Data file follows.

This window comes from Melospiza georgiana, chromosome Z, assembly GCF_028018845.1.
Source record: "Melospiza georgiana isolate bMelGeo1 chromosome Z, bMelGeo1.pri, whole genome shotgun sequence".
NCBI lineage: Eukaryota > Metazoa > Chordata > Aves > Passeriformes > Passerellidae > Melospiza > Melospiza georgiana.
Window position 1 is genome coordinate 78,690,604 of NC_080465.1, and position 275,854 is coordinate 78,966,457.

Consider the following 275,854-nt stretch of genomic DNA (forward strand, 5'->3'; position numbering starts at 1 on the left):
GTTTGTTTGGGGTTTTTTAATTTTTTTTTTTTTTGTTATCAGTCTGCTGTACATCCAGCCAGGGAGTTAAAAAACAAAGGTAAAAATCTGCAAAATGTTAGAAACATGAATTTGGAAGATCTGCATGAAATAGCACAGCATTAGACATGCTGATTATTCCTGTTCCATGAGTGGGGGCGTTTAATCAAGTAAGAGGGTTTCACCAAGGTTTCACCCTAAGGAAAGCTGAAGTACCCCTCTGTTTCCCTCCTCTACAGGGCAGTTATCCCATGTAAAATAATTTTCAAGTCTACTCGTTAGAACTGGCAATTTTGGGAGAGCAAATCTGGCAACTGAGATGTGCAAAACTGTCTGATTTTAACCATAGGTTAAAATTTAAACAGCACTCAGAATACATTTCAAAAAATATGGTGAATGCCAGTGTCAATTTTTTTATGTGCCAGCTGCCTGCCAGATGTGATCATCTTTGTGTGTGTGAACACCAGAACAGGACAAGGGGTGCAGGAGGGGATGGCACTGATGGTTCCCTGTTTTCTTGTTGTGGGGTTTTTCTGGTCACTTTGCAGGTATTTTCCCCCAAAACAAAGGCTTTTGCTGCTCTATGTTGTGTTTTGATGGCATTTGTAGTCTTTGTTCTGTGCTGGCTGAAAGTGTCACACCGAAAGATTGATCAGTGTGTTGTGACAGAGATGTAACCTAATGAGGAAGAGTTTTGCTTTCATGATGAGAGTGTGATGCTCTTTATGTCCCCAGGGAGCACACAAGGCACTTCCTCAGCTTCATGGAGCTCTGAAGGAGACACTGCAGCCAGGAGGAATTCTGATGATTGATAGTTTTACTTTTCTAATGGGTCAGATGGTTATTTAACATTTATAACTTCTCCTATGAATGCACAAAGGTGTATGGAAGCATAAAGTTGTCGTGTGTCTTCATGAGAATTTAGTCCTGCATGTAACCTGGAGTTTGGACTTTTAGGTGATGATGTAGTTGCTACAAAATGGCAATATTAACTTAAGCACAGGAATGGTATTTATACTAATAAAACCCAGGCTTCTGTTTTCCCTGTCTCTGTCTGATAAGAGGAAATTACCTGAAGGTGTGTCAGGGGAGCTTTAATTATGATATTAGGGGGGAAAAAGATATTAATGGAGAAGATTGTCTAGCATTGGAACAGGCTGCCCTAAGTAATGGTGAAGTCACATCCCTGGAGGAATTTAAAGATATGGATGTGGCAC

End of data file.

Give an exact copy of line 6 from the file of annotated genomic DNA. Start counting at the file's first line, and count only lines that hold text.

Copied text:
GTTTGTTTGGGGTTTTTTAATTTTTTTTTTTTTTGTTATCAGTCTGCTGTACATCCAGCCAGGGAGTTAAAAAACAAAGGTAAAAATCTGCAAAATGTTAGAAACATGAATTTGGAAGATCTGCATGAAATAGCACAGCATTAGACATGCTGATTATTCCTGTTCCATGAGTGGGGGCGTTTAATCAAGTAAGAGGGTTTCACCAAGGTTTCACCCTAAGGAAAGCTGAAGTACCCCTCTGTTTCCCTCCTCTACAGGGCAGTTATCCCATGTAAAATAATTTTCAAGTCTACTCGTTAGAACTGGCAATTTTGGGAGAGCAAATCTGGCAACTGAGATGTGCAAAACTGTCTGATTTTAACCATAGGTTAAAATTTAAACAGCACTCAGAATACATTTCAAAAAATATGGTGAATGCCAGTGTCAATTTTTTTATGTGCCAGCTGCCTGCCAGATGTGATCATCTTTGTGTGTGTGAACACCAGAACAGGACAAGGGGTGCAGGAGGGGATGGCACTGATGGTTCCCTGTTTTCTTGTTGTGGGGTTTTTCTGGTCACTTTGCAGGTATTTTCCCCCAAAACAAAGGCTTTTGCTGCTCTATGTTGTGTTTTGATGGCATTTGTAGTCTTTGTTCTGTGCTGGCTGAAAGTGTCACACCGAAAGATTGATCAGTGTGTTGTGACAGAGATGTAACCTAATGAGGAAGAGTTTTGCTTTCATGATGAGAGTGTGATGCTCTTTATGTCCCCAGGGAGCACACAAGGCACTTCCTCAGCTTCATGGAGCTCTGAAGGAGACACTGCAGCCAGGAGGAATTCTGATGATTGATAGTTTTACTTTTCTAATGGGTCAGATGGTTATTTAACATTTATAACTTCTCCTATGAATGCACAAAGGTGTATGGAAGCATAAAGTTGTCGTGTGTCTTCATGAGAATTTAGTCCTGCATGTAACCTGGAGTTTGGACTTTTAGGTGATGATGTAGTTGCTACAAAATGGCAATATTAACTTAAGCACAGGAATGGTATTTATACTAATAAAACCCAGGCTTCTGTTTTCCCTGTCTCTGTCTGATAAGAGGAAATTACCTGAAGGTGTGTCAGGGGAGCTTTAATTATGATATTAGGGGGGAAAAAGATATTAATGGAGAAGATTGTCTAGCATTGGAACAGGCTGCCCTAAGTAATGGTGAAGTCACATCCCTGGAGGAATTTAAAGATATGGATGTGGCAC